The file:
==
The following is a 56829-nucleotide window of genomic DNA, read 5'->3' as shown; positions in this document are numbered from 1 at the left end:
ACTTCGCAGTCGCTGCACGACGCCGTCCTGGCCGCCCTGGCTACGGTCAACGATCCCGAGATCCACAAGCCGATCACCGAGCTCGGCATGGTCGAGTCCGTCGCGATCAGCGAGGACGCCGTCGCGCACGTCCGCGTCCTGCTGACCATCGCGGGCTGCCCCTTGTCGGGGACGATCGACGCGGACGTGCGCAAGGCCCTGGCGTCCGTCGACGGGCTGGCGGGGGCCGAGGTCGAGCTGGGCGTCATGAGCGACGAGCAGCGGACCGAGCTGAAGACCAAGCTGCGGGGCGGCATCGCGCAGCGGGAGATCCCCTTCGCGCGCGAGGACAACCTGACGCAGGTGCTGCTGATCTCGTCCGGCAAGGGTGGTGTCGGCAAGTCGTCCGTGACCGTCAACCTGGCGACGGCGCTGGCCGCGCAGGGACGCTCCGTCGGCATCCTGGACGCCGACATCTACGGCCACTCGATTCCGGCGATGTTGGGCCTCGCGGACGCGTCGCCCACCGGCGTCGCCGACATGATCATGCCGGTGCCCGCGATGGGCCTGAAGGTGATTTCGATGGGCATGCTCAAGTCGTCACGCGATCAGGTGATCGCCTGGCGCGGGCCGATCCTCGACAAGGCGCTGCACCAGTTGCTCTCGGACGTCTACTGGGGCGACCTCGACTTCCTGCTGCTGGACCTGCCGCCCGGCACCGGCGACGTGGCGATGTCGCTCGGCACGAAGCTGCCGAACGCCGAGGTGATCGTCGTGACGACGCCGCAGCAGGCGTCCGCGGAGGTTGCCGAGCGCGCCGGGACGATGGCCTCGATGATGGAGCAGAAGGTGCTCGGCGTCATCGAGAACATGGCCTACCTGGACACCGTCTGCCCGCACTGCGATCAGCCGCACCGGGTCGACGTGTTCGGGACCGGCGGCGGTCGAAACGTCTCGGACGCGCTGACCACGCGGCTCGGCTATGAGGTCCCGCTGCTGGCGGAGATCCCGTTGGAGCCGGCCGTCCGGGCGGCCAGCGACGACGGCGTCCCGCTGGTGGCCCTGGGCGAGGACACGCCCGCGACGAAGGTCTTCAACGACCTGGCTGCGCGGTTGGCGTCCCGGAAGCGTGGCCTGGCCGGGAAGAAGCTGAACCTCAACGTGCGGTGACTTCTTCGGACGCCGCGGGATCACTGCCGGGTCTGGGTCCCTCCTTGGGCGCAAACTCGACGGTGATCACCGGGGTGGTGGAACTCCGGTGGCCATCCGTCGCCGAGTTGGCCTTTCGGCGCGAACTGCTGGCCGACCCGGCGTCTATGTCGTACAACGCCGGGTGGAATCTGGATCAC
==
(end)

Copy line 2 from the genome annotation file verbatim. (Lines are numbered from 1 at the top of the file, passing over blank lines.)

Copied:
ACTTCGCAGTCGCTGCACGACGCCGTCCTGGCCGCCCTGGCTACGGTCAACGATCCCGAGATCCACAAGCCGATCACCGAGCTCGGCATGGTCGAGTCCGTCGCGATCAGCGAGGACGCCGTCGCGCACGTCCGCGTCCTGCTGACCATCGCGGGCTGCCCCTTGTCGGGGACGATCGACGCGGACGTGCGCAAGGCCCTGGCGTCCGTCGACGGGCTGGCGGGGGCCGAGGTCGAGCTGGGCGTCATGAGCGACGAGCAGCGGACCGAGCTGAAGACCAAGCTGCGGGGCGGCATCGCGCAGCGGGAGATCCCCTTCGCGCGCGAGGACAACCTGACGCAGGTGCTGCTGATCTCGTCCGGCAAGGGTGGTGTCGGCAAGTCGTCCGTGACCGTCAACCTGGCGACGGCGCTGGCCGCGCAGGGACGCTCCGTCGGCATCCTGGACGCCGACATCTACGGCCACTCGATTCCGGCGATGTTGGGCCTCGCGGACGCGTCGCCCACCGGCGTCGCCGACATGATCATGCCGGTGCCCGCGATGGGCCTGAAGGTGATTTCGATGGGCATGCTCAAGTCGTCACGCGATCAGGTGATCGCCTGGCGCGGGCCGATCCTCGACAAGGCGCTGCACCAGTTGCTCTCGGACGTCTACTGGGGCGACCTCGACTTCCTGCTGCTGGACCTGCCGCCCGGCACCGGCGACGTGGCGATGTCGCTCGGCACGAAGCTGCCGAACGCCGAGGTGATCGTCGTGACGACGCCGCAGCAGGCGTCCGCGGAGGTTGCCGAGCGCGCCGGGACGATGGCCTCGATGATGGAGCAGAAGGTGCTCGGCGTCATCGAGAACATGGCCTACCTGGACACCGTCTGCCCGCACTGCGATCAGCCGCACCGGGTCGACGTGTTCGGGACCGGCGGCGGTCGAAACGTCTCGGACGCGCTGACCACGCGGCTCGGCTATGAGGTCCCGCTGCTGGCGGAGATCCCGTTGGAGCCGGCCGTCCGGGCGGCCAGCGACGACGGCGTCCCGCTGGTGGCCCTGGGCGAGGACACGCCCGCGACGAAGGTCTTCAACGACCTGGCTGCGCGGTTGGCGTCCCGGAAGCGTGGCCTGGCCGGGAAGAAGCTGAACCTCAACGTGCGGTGACTTCTTCGGACGCCGCGGGATCACTGCCGGGTCTGGGTCCCTCCTTGGGCGCAAACTCGACGGTGATCACCGGGGTGGTGGAACTCCGGTGGCCATCCGTCGCCGAGTTGGCCTTTCGGCGCGAACTGCTGGCCGACCCGGCGTCTATGTCGTACAACGCCGGGTGGAATCTGGATCAC